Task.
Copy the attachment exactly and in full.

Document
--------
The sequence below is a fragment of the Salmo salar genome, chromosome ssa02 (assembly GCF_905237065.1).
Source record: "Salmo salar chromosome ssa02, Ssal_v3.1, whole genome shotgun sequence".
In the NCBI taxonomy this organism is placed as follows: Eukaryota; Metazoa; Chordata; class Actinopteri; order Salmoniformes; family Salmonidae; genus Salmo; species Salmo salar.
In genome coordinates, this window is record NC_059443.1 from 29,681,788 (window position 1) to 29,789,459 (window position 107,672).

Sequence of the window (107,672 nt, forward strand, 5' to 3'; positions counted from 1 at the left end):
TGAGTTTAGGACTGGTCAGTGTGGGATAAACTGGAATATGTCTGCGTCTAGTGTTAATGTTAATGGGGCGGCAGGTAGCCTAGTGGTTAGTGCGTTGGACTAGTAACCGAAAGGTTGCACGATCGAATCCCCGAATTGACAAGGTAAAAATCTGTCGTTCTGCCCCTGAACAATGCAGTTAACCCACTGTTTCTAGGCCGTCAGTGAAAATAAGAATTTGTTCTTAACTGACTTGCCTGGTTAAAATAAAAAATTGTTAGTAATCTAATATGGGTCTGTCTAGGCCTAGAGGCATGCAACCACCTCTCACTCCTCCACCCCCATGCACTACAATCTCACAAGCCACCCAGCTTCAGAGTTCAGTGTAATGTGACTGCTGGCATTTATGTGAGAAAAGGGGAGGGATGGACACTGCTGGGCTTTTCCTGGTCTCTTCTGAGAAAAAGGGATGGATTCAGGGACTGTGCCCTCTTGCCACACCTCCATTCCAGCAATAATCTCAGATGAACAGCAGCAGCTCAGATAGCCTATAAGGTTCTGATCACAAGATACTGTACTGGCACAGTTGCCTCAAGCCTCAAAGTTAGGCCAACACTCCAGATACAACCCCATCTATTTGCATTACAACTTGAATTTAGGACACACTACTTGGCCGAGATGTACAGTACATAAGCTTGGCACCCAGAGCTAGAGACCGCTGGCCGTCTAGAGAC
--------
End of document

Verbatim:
The sequence below is a fragment of the Salmo salar genome, chromosome ssa02 (assembly GCF_905237065.1).
Source record: "Salmo salar chromosome ssa02, Ssal_v3.1, whole genome shotgun sequence".
In the NCBI taxonomy this organism is placed as follows: Eukaryota; Metazoa; Chordata; class Actinopteri; order Salmoniformes; family Salmonidae; genus Salmo; species Salmo salar.
In genome coordinates, this window is record NC_059443.1 from 29,681,788 (window position 1) to 29,789,459 (window position 107,672).

Sequence of the window (107,672 nt, forward strand, 5' to 3'; positions counted from 1 at the left end):
TGAGTTTAGGACTGGTCAGTGTGGGATAAACTGGAATATGTCTGCGTCTAGTGTTAATGTTAATGGGGCGGCAGGTAGCCTAGTGGTTAGTGCGTTGGACTAGTAACCGAAAGGTTGCACGATCGAATCCCCGAATTGACAAGGTAAAAATCTGTCGTTCTGCCCCTGAACAATGCAGTTAACCCACTGTTTCTAGGCCGTCAGTGAAAATAAGAATTTGTTCTTAACTGACTTGCCTGGTTAAAATAAAAAATTGTTAGTAATCTAATATGGGTCTGTCTAGGCCTAGAGGCATGCAACCACCTCTCACTCCTCCACCCCCATGCACTACAATCTCACAAGCCACCCAGCTTCAGAGTTCAGTGTAATGTGACTGCTGGCATTTATGTGAGAAAAGGGGAGGGATGGACACTGCTGGGCTTTTCCTGGTCTCTTCTGAGAAAAAGGGATGGATTCAGGGACTGTGCCCTCTTGCCACACCTCCATTCCAGCAATAATCTCAGATGAACAGCAGCAGCTCAGATAGCCTATAAGGTTCTGATCACAAGATACTGTACTGGCACAGTTGCCTCAAGCCTCAAAGTTAGGCCAACACTCCAGATACAACCCCATCTATTTGCATTACAACTTGAATTTAGGACACACTACTTGGCCGAGATGTACAGTACATAAGCTTGGCACCCAGAGCTAGAGACCGCTGGCCGTCTAGAGAC